Will Society’s Death Taboo Soon Be a Thing of the Past?
Americans are taking end-of-life planning more seriously, according to a recent University of Michigan Medical School study that found nearly three-quarters of elderly adults have already created a living will—a written document meant to guide family members and medical practitioners on a person’s healthcare preferences, should they become incapacitated.
The prevailing theory among experts is that seniors with living wills would rather receive hospice care—which focuses on managing physical and emotional pain in the terminally ill, rather than delivering medical treatment—during their final months of life, as opposed to being hospitalized. But, despite the double-digit percentage increase in the number of elders formally outlining their end-of-life plans, study authors were surprised to find that no corresponding decrease in hospitalizations occurred. Rather, the rate of seniors being hospitalized during their final months of life has increased over the years.
While it may not have cut down on hospitalizations, the jump in the number of aging individuals making living wills indicates that people are becoming more comfortable with talking to their loved ones about end-of-life issues. “It’s become part of the routine check list in getting affairs in order, especially for older adults,” says lead study author and palliative care specialist, Maria Silveira, M.D., in a press release.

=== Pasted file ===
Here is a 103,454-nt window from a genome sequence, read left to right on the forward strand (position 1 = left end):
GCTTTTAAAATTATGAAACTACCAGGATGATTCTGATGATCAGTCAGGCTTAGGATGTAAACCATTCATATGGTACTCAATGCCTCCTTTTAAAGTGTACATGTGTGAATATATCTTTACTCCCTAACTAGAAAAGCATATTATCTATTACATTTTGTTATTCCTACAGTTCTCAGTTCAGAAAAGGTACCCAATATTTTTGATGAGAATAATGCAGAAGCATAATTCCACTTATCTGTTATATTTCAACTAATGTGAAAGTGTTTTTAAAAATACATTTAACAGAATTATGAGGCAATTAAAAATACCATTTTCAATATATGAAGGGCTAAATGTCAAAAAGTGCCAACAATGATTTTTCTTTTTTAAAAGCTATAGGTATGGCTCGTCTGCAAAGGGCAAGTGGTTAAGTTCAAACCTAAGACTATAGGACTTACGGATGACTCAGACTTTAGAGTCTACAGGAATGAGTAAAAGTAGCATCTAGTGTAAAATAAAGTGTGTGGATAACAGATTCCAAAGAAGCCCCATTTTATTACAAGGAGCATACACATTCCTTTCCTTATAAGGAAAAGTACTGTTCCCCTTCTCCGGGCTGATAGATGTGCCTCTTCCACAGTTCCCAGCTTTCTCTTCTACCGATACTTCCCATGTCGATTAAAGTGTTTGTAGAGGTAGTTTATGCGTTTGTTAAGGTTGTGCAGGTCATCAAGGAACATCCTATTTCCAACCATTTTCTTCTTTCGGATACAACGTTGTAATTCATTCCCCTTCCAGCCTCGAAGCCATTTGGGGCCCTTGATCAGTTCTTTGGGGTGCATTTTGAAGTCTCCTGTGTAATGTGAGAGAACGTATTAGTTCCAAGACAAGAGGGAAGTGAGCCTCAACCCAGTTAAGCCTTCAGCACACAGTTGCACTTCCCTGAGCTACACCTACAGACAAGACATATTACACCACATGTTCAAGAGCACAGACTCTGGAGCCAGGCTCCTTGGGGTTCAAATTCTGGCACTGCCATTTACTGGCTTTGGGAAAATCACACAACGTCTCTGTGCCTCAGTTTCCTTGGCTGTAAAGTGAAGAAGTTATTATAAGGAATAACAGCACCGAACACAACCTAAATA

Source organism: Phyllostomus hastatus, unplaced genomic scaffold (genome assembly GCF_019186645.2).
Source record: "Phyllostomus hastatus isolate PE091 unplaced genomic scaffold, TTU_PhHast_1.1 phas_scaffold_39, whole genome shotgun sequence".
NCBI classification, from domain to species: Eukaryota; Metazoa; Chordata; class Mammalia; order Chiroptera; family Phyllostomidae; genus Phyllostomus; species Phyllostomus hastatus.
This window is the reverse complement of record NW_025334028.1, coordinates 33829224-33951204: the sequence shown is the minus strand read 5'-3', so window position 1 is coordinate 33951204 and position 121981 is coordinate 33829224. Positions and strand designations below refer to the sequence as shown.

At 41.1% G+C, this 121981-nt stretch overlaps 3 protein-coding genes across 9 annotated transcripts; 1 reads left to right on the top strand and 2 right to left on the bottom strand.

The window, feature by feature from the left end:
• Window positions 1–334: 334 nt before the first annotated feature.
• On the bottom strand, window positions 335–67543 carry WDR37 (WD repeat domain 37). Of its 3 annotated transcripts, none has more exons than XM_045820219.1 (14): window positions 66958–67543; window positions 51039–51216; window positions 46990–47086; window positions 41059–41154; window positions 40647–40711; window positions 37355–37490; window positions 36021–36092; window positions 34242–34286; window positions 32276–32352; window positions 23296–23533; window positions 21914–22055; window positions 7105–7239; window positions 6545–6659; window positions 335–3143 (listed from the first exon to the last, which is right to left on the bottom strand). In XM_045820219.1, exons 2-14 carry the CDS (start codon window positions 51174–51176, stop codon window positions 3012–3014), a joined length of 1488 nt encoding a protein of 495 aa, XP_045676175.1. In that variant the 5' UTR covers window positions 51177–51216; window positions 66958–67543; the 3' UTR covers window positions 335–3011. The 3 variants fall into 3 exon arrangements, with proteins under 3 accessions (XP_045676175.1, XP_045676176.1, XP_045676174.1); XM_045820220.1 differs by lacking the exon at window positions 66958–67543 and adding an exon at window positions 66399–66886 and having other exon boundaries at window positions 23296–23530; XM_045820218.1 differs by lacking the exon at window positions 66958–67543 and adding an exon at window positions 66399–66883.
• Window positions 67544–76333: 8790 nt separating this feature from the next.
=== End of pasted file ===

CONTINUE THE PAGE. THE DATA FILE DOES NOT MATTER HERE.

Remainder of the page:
Options for coping with end-of-life issues
No matter how solid a senior’s end-of-life plan is, dealing with the impending death of a loved one is a challenging proposition. However, there are resources that can help provide guidance for those dreading an end-of-life journey with a loved one:
- Death Cafés, which began in Europe and are currently gaining traction in the U.S., are gatherings of people interested in discussing a range of issues relating to death and dying. Different from a bereavement group, a Death Café meeting focuses more on discussing the idea of death, and is thus more suitable for caregivers whose loved ones are not terminally ill or recently deceased.
- Hospice care providers offer spiritual and psychological services to assist patients and their families in coming to terms with death.
- Close friends and family members are vital sources of support when trying to come to terms with an impending loss. Knowing what to say to someone who is dying can be difficult for some, but even just the physical presence of a friend can have a much-needed comforting effect on caregivers and their elderly loved ones.
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By Anne-Marie Botek, AgingCare.com Editor